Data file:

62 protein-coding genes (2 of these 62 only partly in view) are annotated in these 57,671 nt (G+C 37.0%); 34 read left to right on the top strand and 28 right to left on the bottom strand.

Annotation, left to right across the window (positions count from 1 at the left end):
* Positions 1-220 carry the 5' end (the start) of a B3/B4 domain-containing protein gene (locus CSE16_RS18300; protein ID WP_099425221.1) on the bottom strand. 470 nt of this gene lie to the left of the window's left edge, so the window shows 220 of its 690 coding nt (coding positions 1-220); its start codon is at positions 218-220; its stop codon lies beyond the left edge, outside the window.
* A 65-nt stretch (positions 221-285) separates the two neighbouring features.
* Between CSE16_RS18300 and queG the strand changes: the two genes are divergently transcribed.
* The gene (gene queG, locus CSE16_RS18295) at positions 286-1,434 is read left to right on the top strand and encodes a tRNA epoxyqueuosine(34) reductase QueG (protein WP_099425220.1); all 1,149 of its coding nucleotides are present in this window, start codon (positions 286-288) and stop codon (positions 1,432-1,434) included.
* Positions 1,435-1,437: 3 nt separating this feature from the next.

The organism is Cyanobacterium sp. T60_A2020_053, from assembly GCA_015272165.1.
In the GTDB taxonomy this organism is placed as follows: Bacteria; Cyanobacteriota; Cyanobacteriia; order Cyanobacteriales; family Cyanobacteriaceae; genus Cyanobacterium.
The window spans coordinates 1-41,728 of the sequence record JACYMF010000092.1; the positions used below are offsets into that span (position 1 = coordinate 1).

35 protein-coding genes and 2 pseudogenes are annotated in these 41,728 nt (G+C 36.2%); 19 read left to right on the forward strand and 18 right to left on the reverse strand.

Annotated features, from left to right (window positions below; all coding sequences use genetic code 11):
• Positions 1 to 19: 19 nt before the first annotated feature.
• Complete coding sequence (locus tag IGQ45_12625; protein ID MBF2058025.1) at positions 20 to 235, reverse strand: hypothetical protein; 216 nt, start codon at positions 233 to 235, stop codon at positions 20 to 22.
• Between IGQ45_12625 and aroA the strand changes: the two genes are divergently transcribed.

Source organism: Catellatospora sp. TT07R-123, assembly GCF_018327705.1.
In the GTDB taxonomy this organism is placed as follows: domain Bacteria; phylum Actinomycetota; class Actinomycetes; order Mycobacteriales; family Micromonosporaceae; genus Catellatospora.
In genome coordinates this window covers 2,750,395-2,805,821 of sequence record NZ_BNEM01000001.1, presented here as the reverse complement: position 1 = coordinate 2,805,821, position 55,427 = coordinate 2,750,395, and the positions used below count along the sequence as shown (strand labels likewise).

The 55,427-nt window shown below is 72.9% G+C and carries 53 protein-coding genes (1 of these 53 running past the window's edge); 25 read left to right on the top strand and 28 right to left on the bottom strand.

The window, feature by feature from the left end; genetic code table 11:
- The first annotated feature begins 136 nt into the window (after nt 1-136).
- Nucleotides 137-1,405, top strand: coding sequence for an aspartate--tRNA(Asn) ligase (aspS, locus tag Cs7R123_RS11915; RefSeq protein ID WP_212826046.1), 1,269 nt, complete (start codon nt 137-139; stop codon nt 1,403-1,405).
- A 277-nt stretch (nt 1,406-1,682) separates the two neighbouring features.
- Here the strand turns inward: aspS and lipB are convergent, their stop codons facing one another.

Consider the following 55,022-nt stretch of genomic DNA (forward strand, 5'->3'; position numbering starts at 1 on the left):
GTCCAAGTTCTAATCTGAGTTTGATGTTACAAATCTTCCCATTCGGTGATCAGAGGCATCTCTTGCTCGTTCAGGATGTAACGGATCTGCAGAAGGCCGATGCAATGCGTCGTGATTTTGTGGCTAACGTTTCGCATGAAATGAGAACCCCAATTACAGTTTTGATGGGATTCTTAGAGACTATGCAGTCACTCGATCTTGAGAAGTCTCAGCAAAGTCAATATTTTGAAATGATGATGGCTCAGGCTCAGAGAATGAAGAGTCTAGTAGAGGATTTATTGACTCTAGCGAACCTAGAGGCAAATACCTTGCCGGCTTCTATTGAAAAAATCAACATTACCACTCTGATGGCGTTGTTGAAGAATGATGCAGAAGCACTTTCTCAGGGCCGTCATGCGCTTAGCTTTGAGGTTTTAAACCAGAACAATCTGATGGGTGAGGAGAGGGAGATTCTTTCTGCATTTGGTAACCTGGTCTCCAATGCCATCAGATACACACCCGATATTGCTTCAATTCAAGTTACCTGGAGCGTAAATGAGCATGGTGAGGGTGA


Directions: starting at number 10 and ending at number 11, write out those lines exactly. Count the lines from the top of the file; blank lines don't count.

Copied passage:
The window spans coordinates 1-41,728 of the sequence record JACYMF010000092.1; the positions used below are offsets into that span (position 1 = coordinate 1).

35 protein-coding genes and 2 pseudogenes are annotated in these 41,728 nt (G+C 36.2%); 19 read left to right on the forward strand and 18 right to left on the reverse strand.